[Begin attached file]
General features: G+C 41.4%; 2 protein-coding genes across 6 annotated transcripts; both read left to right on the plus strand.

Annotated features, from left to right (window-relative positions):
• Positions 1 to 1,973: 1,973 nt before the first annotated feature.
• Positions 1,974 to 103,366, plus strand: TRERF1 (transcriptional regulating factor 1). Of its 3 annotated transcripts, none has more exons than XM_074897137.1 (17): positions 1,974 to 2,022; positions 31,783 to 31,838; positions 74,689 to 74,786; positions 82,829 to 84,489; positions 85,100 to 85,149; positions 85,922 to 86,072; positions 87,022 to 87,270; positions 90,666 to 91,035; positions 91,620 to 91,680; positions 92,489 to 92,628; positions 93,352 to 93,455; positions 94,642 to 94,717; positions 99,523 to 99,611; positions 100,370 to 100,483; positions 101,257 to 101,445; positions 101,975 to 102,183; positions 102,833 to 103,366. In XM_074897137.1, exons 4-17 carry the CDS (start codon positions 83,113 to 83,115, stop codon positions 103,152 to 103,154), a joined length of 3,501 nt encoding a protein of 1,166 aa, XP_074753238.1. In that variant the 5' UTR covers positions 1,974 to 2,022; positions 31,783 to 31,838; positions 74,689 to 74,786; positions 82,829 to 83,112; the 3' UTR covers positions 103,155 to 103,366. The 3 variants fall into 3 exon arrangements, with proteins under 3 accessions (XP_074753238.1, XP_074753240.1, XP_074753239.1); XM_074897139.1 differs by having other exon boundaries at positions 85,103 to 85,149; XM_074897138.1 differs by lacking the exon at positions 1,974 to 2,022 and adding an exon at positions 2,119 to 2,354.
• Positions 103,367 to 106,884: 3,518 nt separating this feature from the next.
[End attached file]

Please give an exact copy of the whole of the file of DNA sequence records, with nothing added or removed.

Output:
General features: G+C 41.4%; 2 protein-coding genes across 6 annotated transcripts; both read left to right on the plus strand.

Annotated features, from left to right (window-relative positions):
• Positions 1 to 1,973: 1,973 nt before the first annotated feature.
• Positions 1,974 to 103,366, plus strand: TRERF1 (transcriptional regulating factor 1). Of its 3 annotated transcripts, none has more exons than XM_074897137.1 (17): positions 1,974 to 2,022; positions 31,783 to 31,838; positions 74,689 to 74,786; positions 82,829 to 84,489; positions 85,100 to 85,149; positions 85,922 to 86,072; positions 87,022 to 87,270; positions 90,666 to 91,035; positions 91,620 to 91,680; positions 92,489 to 92,628; positions 93,352 to 93,455; positions 94,642 to 94,717; positions 99,523 to 99,611; positions 100,370 to 100,483; positions 101,257 to 101,445; positions 101,975 to 102,183; positions 102,833 to 103,366. In XM_074897137.1, exons 4-17 carry the CDS (start codon positions 83,113 to 83,115, stop codon positions 103,152 to 103,154), a joined length of 3,501 nt encoding a protein of 1,166 aa, XP_074753238.1. In that variant the 5' UTR covers positions 1,974 to 2,022; positions 31,783 to 31,838; positions 74,689 to 74,786; positions 82,829 to 83,112; the 3' UTR covers positions 103,155 to 103,366. The 3 variants fall into 3 exon arrangements, with proteins under 3 accessions (XP_074753238.1, XP_074753240.1, XP_074753239.1); XM_074897139.1 differs by having other exon boundaries at positions 85,103 to 85,149; XM_074897138.1 differs by lacking the exon at positions 1,974 to 2,022 and adding an exon at positions 2,119 to 2,354.
• Positions 103,367 to 106,884: 3,518 nt separating this feature from the next.